The value of this musical goes beyond the music of the APO Hiking Society; that, being their music was one of those who shaped the local music industry back in the days, is just one of the main treats that this production can remind us of. 9 Works Theatrical and Globe Live!’s ETO NA! MUSIKAL nAPO! offers a jukebox spectacle, which rather exceeds our expectations. During a time when jukebox musicals breed like rabbits in Manila theater, this one effectively stretches nostalgia without being overly sentimental, and manages to connect, both with APO fans and new audiences.
The story couldn’t get any simpler. It tells about the beginnings of a group of seven young artists who chase their artistic ambitions amidst the adversity of Martial Law in the 70s. Rick, Butch and Sonny are trying to balance their music and their personal lives, each hoping to get the best of both worlds. Ray, a med student is trying to go after his own passion while obliging to his parents’ wishes that he pursues a career in medicine. And then we have Jaime, Donnie and Bobby, a lone trio at the backdrop supporting their friends with enthusiastic glee. As they journey from an unknown campus singing group to making it to the big stage, all seven friends question their dreams and align their purposes. Set in a time of uncertainty and social injustices, will they have the guts to face what’s really in store for them?
Working with dramaturg Jonjon Martin, writer and director Robbie Guevara has woven subtle, yet effective elements to drive home his point. ETO NA! blooms on the playful dynamics of adolescence, its era, music and feels. Guevara manages to offer just the right ingredients to balance his varying themes without being too dogmatic, thus, making ETO NA! an ultimate feel-good and a testament of how jukebox musicals should be. Like APO’s music, it is fun, dashing and nostalgic. And it doesn’t stop there. Here, we sit back and simply take everything in, without us knowing that behind each scene is a telling moral about our early years, and a glimpse at a history about a people during a time of violence and oppression.
Joey Mendoza’s set design makes one realize how such a simple platform can do so much for the material’s themes and characters. With minimal sets, we are drawn closely to the characters, making us a part of the group, and ultimately becoming part of the narrative, without dismissing that needed ‘unAPOlogetically’ nostalgic pull. That is why we silently sing along when we hear those familiar tunes, laugh at old-school jokes and even cry when tragedy strikes.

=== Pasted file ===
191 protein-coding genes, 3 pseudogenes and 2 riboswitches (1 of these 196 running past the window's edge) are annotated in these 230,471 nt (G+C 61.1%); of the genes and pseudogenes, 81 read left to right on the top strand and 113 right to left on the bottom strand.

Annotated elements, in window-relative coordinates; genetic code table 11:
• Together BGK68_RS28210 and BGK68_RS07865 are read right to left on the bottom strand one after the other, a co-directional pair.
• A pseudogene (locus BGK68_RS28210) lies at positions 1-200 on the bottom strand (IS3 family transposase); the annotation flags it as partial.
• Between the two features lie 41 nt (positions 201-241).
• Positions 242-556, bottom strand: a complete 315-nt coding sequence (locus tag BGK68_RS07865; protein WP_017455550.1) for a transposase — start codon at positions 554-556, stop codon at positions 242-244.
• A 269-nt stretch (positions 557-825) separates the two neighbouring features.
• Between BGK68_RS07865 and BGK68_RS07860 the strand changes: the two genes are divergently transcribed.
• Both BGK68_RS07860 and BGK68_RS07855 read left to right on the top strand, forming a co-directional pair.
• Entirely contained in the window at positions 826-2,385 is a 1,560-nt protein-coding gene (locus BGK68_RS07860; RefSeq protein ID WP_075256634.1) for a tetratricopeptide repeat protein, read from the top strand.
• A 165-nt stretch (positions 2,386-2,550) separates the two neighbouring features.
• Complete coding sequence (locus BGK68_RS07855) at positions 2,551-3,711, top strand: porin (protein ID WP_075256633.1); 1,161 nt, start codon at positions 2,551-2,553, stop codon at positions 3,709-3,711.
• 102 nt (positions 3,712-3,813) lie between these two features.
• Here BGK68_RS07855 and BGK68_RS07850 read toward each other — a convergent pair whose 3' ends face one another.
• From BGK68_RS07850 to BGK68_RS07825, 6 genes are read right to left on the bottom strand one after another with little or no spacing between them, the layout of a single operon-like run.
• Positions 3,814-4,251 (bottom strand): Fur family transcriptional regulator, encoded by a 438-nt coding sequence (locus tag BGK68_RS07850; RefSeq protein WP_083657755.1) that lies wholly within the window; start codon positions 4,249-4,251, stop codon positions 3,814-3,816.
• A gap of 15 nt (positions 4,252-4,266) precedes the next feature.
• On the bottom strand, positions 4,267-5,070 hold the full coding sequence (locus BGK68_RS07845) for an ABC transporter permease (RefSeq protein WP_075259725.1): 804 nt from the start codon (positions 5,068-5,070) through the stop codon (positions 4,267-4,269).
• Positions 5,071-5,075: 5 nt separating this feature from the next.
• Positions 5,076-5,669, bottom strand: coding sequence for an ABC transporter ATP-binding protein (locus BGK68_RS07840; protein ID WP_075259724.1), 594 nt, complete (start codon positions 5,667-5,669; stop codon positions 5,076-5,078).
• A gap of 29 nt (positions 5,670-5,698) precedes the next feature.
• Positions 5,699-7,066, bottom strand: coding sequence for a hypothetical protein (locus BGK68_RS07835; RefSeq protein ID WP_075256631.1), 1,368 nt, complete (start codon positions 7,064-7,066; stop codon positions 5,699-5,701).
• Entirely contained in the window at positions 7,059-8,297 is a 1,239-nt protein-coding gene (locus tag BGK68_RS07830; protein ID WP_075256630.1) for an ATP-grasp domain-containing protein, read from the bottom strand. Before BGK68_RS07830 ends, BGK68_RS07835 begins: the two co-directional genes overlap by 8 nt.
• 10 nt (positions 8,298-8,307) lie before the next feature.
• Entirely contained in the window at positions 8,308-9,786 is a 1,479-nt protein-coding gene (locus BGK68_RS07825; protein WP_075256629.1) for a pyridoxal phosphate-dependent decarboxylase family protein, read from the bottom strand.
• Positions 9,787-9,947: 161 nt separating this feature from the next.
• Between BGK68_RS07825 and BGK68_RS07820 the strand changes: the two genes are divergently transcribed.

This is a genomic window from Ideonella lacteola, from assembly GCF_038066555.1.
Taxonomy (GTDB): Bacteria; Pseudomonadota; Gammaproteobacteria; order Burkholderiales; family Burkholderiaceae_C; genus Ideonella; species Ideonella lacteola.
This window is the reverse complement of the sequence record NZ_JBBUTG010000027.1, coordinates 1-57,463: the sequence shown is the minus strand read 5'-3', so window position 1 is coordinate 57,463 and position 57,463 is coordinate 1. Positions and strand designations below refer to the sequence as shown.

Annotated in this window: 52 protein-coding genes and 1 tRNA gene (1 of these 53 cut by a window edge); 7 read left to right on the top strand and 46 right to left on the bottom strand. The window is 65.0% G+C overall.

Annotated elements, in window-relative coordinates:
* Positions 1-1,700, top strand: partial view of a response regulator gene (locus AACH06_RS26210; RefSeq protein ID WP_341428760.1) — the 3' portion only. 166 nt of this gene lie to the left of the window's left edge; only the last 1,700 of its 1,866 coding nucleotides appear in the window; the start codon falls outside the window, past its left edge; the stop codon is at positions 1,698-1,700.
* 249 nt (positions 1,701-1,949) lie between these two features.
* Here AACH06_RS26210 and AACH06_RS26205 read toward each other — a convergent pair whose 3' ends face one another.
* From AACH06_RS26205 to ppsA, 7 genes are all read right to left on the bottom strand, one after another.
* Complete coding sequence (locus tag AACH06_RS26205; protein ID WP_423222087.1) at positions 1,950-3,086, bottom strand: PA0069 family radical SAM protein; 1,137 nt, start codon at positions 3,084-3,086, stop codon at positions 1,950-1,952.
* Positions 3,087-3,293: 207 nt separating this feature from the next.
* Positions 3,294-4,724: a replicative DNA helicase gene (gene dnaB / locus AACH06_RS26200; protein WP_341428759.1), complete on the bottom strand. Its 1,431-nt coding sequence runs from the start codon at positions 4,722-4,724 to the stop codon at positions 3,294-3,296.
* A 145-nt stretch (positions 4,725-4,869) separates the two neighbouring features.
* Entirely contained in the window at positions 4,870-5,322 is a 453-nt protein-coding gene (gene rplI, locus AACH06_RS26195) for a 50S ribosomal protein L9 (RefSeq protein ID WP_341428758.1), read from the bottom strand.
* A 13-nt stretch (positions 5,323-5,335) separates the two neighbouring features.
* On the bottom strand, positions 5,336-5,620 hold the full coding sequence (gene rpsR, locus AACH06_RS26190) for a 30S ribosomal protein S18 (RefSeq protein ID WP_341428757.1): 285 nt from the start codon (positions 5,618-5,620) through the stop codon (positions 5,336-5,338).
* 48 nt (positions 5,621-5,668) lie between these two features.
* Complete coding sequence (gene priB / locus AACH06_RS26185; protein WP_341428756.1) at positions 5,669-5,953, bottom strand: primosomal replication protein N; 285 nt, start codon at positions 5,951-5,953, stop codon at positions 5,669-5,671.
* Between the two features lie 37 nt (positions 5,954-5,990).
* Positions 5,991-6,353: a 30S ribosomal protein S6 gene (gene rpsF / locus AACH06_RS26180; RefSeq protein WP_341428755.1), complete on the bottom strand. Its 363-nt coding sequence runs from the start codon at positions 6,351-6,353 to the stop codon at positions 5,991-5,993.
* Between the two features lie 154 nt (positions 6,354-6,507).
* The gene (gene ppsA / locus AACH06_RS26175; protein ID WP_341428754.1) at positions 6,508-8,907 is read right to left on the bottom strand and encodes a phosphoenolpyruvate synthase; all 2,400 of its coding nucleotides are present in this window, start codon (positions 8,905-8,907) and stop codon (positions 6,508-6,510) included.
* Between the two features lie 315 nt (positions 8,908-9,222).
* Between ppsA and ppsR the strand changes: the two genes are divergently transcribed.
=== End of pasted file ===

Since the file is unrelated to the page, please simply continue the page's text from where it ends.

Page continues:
Mark Bautista, Jef Flores and Jon Abella play Rick, Jaime and Donnie, respectively, with considerable gusto. As the group’s story develops, Alfritz Blanche’s Sonny grows into that adorable lad we have in our own group of friends. Like Blanche, Jon Phillipe Go as Ray also has his moments as his character balances Guevara’s plot.
Worthy to mention are Jobim Javier as Butch and Sab Jose as Michelle. Here, Javier surprises his audiences with a debut performance that will be worth your while. As Butch, Javier depicts that familiar self-absorbed, overly-confident college jock, who soon finds himself on his knees for a girl named Michelle. And what a girl Michelle is. With an undeniable swooning stage charisma, Jose hyptnotizes – not just Butch – but her audiences as well. Here, Jose shows what ensemble acting should be: critical, yet well-blended; attached, yet individual.
Despite whatever generation we come from, this musical speaks and sings about our younger years. Though it uses the 70s backdrop, language and look, we still see our silly selves and laugh at our own forgotten absurdities and small triumphs. Beyond the dashing APO Hiking Society repertoire, ETO NA! MUSIKAL nAPO! reminds us of our own individual journeys to being who we are. Like Rick, Butch, Sonny, Jaime, Donnie and Bobby, we, too, once found ourselves in the middle of crossroads wearing a far too-unlikely hat, only to choose a new path that honed our present individualities.
Further, it talks about change and transformations. As we and our societies develop, we find new meanings and purpose, making us set newer directions to prove our undying ability to change for, what we think, is best for us all.
And that makes this original Filipino musical a class of its own.
Photos by Mr. Leo Castillo
Review Title by Ms. Joanna Katrina-Magalong